There is no standard application for delta robots, therefore a number of different aspects need to be taken into account before the optimal gearhead design can be decided
For almost a decade, Wittenstein has been designing transmission and actuator solutions for delta robots. There is, however, no standard application for delta robots, therefore each will be different. For example, due to the different handling tasks required, robots are needed with two, three or four axes; products and weights will vary; and the pick and place distances may differ.
When developing a solution, account must be taken of the place of installation and the mounting position of the gearheads and actuators, especially in food processing applications. The individual axis drives are subjected to manifold operating loads, and superimposed tilting moments and torques often act on the output. In addition, absolute reliability is essential.
Choosing a transmission or actuator ‘off the peg’ for such an application may therefore not be there best move, and using a company such as Wittenstein to produce a solution can result in a robot that can be pushed to its performance limits, ensuring maximum efficiency.
When designing a drive solution for delta robots, the first step is to analyse the task at hand in the context of any general conditions and constraints. Initial theoretical calculations are performed on this basis in order to map the multidimensional motions in space and determine interactions with other moving components of the robot. Real torques, load data and potential dynamic effects – for instance if the drive system begins to vibrate – are then calculated in detail and optimised with the help of a multibody simulation. It is also important at this stage to identify what are referred to as overload factors and exploit them to achieve extended design and application areas or greater energy efficiency, as well as to downsize the delta robot’s entire drive train. The technically controllable power reserves that are tapped in this way frequently go far beyond the product-specific data contained in the catalogue.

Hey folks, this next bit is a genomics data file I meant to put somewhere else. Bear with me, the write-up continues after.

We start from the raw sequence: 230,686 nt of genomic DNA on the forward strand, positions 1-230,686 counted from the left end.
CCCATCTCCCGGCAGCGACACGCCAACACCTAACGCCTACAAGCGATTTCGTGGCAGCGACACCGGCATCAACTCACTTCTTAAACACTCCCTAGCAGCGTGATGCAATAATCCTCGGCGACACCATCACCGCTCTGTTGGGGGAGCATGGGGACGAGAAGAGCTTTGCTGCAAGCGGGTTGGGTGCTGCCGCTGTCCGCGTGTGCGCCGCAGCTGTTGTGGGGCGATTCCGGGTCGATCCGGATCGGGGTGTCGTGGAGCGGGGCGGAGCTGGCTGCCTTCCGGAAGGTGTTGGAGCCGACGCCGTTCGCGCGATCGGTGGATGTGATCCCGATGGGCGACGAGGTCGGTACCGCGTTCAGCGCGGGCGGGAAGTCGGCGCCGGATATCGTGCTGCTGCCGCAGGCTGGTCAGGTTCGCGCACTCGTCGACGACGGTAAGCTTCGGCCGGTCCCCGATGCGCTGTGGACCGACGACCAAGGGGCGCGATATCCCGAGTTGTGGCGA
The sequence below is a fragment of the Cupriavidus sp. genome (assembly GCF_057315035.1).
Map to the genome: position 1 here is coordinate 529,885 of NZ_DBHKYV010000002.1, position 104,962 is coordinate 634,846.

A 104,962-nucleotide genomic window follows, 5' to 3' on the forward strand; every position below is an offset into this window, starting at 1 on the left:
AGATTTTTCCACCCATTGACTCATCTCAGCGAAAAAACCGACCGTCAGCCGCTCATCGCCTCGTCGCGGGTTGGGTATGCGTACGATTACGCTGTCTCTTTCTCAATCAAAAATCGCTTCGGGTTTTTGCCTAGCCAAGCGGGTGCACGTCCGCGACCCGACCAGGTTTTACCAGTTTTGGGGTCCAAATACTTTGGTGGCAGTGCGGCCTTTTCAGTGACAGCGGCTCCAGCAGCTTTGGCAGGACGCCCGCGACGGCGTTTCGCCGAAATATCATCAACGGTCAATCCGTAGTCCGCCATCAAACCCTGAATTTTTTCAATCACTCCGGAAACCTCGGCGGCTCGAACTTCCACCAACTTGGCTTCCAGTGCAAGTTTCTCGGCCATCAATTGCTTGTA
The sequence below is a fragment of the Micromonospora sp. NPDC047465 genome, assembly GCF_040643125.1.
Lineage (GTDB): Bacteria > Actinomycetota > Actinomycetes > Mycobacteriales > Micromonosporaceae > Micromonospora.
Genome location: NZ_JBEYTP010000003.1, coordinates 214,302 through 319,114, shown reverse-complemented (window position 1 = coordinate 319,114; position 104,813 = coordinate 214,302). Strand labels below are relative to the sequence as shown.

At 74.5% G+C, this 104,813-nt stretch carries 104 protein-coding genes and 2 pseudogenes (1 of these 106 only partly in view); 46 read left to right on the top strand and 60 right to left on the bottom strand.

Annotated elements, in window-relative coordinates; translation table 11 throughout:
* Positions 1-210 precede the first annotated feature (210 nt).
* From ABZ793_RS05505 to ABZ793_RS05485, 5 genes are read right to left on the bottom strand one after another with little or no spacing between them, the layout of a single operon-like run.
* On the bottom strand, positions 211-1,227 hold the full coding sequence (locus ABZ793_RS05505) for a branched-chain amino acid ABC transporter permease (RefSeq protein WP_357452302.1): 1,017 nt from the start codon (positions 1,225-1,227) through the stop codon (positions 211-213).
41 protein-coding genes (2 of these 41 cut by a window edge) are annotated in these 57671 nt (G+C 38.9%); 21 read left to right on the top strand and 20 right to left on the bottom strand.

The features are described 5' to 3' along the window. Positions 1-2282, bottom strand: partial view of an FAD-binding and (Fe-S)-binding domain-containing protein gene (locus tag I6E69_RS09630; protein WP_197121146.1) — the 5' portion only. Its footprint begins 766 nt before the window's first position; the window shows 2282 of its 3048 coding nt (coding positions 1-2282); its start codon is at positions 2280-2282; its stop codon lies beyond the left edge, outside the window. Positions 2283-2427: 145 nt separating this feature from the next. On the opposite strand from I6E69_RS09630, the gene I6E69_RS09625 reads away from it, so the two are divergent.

According to Wittenstein, its cymex 3 software package can help with the drive planning process for a delta robot progresses. This sizes the application, motor and gearhead – that is to say, the complete mechatronic drive solution – according to the information generated by the multibody simulation, then simulates and evaluates the efficiency of their interaction.
The result is an optimal recommendation – either a straightforward transmission solution belonging to the TP+ series or a motor-gearhead system in the TPM+ range. Standard and high-torque versions are available.
The company’s modular torqXis sensor system, meanwhile, allows the drives to be monitored when the robots are tested in a real world environment. Here, for example, it is possible to measure torques, lateral forces and temperature directly in the drive train. The actual data obtained in this way is founded on practical operation and can often be utilised to further optimise the gearhead and actuator design.
Gearheads from Wittenstein are installed in delta robots from a variety of manufacturers, and the company has recently introduced an easy to clean hygienic TP+ washdown gearhead specifically for delta robots in the food processing industry. The company also produces washdown gear reducers, designed for when environmental conditions demand a higher level of protection, and corrosion resistant
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